He looked down at her in what could only be described as a loving way. “It is not so here, and it is not the enchantment that makes me speak so.”
She glanced up at him. “Yes, the enchantment no one will tell me about.”
“It is best,” he reasoned, his claw coming forward carefully and tracing down her cheek. “But I am content to spend my enchantment with you.”
Her brows furrowed and she just looked into his arresting blue eyes. “Is it early?” She couldn’t comprehend why they were still lying there, lazily, as if they hadn’t a care in the world. Usually she got up, dressed herself, and went down to a waiting breakfast.
“It is quite late, but I told the servants to let us be. Your dog has been seen to.” He was still stroking her cheek, back and forth. That odd look in his eyes hinted at a deep emotion that thrilled and yet frightened her. It almost reminded her of John Davinier and yet was more unhindered.
She pulled away carefully and sat up. “We shouldn’t keep that candelabra waiting,” she tried to explain. “He’s quite stern with me when I do something that does not fit within his plans.”
“There are no plans,” Adam insisted. “We are newly married.”
Dido glanced at him, not willing to say the usual inducements to married couples did not apply to them, but then a painting caught her attention. It was off to the side of the bed, several paces away, and she was immediately out of the bed, going around the four posters, and into the darker part of the room. There, hanging on the wall, was a portrait of three figures. Two men, one—she was certain—was the man she so admired in the portrait gallery, had claws tearing them apart so they were almost unrecognizable, but the woman was untouched. She had dark hair and Adam’s beautiful blue eyes.
“Is that her?” she asked. “Your mother?”
He came up behind her, placing his large paws on her shoulders. “Yes. That’s Mother.”
“What was her name?” she asked, taking in the handsome woman.
“Comtesse Madeleine. Princesse Madeleine after she married Father. You can’t make him out.”
“He’s the man standing, isn’t he?” she asked, looking closer. “The one with brown hair. He must be. His eyes are—“ Dido moved out of her husband’s embrace and gazed closer. “Are they dark, Adam?”
He was looking away, not saying anything.
“Adam,” she begged, coming up and placing a hand on his bare chest. “Are you the young man in the portrait gallery? The one I look at so often?”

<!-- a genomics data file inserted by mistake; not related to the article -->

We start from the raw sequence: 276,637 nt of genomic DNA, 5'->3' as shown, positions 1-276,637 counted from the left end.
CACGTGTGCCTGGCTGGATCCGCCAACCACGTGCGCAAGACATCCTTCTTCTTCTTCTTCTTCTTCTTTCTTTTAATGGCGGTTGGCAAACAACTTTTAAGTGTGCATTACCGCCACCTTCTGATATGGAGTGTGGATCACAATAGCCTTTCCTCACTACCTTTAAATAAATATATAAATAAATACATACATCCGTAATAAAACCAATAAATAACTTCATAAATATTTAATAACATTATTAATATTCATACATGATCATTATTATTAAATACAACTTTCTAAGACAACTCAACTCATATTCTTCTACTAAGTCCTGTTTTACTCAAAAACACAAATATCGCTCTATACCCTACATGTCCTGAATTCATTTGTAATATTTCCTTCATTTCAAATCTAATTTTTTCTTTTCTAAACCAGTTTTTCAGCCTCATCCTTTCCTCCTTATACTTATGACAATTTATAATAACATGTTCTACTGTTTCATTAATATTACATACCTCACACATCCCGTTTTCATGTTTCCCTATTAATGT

“I don’t know what you mean,” he stated sullenly, his voice darker than usual.
She wouldn’t let it be, however. “Find your robe or I’m taking you like that in front of all your servants.” When he didn’t move, she grabbed his paw and took him out of the apartment and found her way toward the stairs and back to the portrait gallery. She saw the candelabra, and smiled at it, but she didn’t let it deter her from her mission.
Dido came to the particular portrait and showed it to her husband. “Tell me he does not look like the young man in the picture. He must at least be a relation. If he’s not you, is he a brother? A cousin? Is he you, Adam?”
“Come back to bed,” he wheedled, hurrying, wrapping an arm around her waist. “It’s warm there. I can have Lumière bring us our breakfast.”
“I don’t know who that is unless it’s the candelabra,” she answered. “But please, Adam. Indulge me. He has your eyes. Nothing else, really, but you’re a different species, so I suppose that can be explained away, but if it’s part of the enchantment—“
“Dido,” he explained carefully. “Do not question the enchantment.”
“But shouldn’t I know if my husband was once human—that if we ever had children, that they might have the potential to be human again? Can I not know and look at a portrait and think, ‘This was my husband,’ or ‘This was his great-grandfather’?”
Adam looked completely lost. “He was a prince of this principality,” he answered. “He was selfish and vain and no one loved him except for his mother, and that was only when he was a boy.”
Realizing this was the only answer she was to receive, she looked up at the painting. “That is a sad tale. Do you think, perhaps, you have a painter and someone might paint us for the gallery or, if you don’t want to be on the walls, at least me?” Dido looked at him hopefully. “If the spell is ever lifted, I want my uncle, if he ever finds this place, to look up at this gallery and know that I was here and I was valued. That I was not painted in subservience to a slave owner, to my own husband even.” She remembered the horror she felt when she was to be placed beside Elizabeth but here, with Adam, she didn’t feel like she was separate because she was a mulatto. Dido couldn’t explain it. Here, in France, it was strangely different.
“Is that your wish, Dido?” he asked her solemnly, his voice utterly seductive. “To take your place among the princes of this castle?”
“Yes,” she answered breathlessly, “in the dress I arrived in and my hair in the English style so people will know where I came from.”
“Then it shall be my wedding gift to you,” he promised, leaning forward and kissing her forehead.
Her eyes fluttered shut in happiness and Dido wondered at herself. “Thank you, Adam,” she breathed, “and now you can take me back to bed.”
He laughed fully before swinging her into his arms, her face nestled in his fur, and he leapt across the stairs until she was curled among the sheets and furs.
The candelabra came in with their meal, more porridge with several toppings, all the fruits she favored and when Adam asked after the nuts, Dido had to tell him that they could make her ill.
“Nuts sicken you,” he stated carefully.
“Tree nuts,” she told him. “Not peanuts. I am sorry. However, you are going to have to live without them.”
“I thought it was an oversight when they were missing yesterday, but I see my servants were deferring to your health.”
“I fear so,” she agreed, laughing at the sad look on his face, kissing his cheek to elicit a smile. “Think of it this way, if you are ever tired of me or want a different princess, you can easily dispose of me without ever looking guilty.”